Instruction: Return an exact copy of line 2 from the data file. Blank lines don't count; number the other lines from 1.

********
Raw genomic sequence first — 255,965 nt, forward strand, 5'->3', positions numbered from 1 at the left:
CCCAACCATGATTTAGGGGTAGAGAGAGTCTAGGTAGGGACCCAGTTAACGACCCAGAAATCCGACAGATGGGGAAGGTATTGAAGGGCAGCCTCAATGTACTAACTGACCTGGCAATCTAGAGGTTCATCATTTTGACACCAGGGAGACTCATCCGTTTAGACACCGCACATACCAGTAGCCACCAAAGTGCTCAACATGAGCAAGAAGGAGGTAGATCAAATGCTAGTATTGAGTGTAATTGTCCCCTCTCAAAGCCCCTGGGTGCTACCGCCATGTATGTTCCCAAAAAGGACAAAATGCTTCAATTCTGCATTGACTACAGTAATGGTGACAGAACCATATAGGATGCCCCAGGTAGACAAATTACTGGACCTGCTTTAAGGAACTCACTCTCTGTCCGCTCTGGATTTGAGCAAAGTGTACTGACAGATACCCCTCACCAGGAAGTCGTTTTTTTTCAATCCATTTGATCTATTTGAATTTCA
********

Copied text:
CCCAACCATGATTTAGGGGTAGAGAGAGTCTAGGTAGGGACCCAGTTAACGACCCAGAAATCCGACAGATGGGGAAGGTATTGAAGGGCAGCCTCAATGTACTAACTGACCTGGCAATCTAGAGGTTCATCATTTTGACACCAGGGAGACTCATCCGTTTAGACACCGCACATACCAGTAGCCACCAAAGTGCTCAACATGAGCAAGAAGGAGGTAGATCAAATGCTAGTATTGAGTGTAATTGTCCCCTCTCAAAGCCCCTGGGTGCTACCGCCATGTATGTTCCCAAAAAGGACAAAATGCTTCAATTCTGCATTGACTACAGTAATGGTGACAGAACCATATAGGATGCCCCAGGTAGACAAATTACTGGACCTGCTTTAAGGAACTCACTCTCTGTCCGCTCTGGATTTGAGCAAAGTGTACTGACAGATACCCCTCACCAGGAAGTCGTTTTTTTTCAATCCATTTGATCTATTTGAATTTCA